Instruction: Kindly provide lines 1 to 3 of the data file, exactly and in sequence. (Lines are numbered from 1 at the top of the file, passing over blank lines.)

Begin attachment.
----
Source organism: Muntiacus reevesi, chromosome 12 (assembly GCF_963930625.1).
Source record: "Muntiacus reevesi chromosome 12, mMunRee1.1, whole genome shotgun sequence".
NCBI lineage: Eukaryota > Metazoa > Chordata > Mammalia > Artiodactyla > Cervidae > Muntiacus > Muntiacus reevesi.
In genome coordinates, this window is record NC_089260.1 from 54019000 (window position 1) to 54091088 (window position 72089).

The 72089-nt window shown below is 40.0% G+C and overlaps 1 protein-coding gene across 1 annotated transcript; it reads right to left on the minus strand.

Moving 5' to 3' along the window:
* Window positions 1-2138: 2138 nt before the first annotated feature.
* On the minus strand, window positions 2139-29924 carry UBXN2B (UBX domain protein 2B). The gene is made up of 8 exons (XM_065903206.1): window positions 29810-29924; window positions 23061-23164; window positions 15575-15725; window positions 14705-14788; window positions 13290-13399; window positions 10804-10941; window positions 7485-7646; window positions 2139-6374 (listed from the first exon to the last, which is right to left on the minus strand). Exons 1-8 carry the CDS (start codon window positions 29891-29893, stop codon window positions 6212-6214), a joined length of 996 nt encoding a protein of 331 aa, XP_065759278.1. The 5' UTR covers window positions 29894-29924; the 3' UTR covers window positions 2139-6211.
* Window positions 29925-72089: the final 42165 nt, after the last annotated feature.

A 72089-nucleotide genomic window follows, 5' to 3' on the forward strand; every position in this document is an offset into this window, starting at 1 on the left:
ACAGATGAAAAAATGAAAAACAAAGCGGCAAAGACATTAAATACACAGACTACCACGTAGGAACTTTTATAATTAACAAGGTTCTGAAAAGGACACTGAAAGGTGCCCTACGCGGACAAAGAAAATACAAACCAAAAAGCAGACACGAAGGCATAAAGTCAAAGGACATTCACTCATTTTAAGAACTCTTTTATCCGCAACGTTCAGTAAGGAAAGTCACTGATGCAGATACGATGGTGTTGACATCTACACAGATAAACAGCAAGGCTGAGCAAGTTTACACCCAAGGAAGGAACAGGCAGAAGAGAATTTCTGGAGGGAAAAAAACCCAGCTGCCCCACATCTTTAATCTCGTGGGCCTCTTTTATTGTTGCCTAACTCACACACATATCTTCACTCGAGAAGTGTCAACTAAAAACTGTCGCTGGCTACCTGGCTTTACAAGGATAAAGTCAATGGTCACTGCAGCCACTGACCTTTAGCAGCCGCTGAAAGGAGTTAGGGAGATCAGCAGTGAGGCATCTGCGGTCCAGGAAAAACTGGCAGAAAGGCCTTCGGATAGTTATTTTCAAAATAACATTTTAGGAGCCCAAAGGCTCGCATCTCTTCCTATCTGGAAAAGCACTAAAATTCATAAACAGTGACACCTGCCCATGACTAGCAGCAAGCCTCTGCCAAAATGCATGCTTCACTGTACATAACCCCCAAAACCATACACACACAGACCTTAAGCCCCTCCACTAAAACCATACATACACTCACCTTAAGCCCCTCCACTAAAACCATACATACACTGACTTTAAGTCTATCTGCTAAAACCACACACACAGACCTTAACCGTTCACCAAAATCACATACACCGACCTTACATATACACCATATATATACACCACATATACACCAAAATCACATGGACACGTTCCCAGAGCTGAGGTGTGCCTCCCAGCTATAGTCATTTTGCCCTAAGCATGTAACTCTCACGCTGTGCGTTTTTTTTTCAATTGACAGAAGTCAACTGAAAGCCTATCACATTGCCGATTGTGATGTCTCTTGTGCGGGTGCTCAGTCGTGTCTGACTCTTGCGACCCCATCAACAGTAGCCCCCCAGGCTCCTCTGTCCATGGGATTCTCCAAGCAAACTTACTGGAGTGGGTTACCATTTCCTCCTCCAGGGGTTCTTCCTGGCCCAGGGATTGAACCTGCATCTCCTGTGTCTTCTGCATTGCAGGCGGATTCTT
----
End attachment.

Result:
Source organism: Muntiacus reevesi, chromosome 12 (assembly GCF_963930625.1).
Source record: "Muntiacus reevesi chromosome 12, mMunRee1.1, whole genome shotgun sequence".
NCBI lineage: Eukaryota > Metazoa > Chordata > Mammalia > Artiodactyla > Cervidae > Muntiacus > Muntiacus reevesi.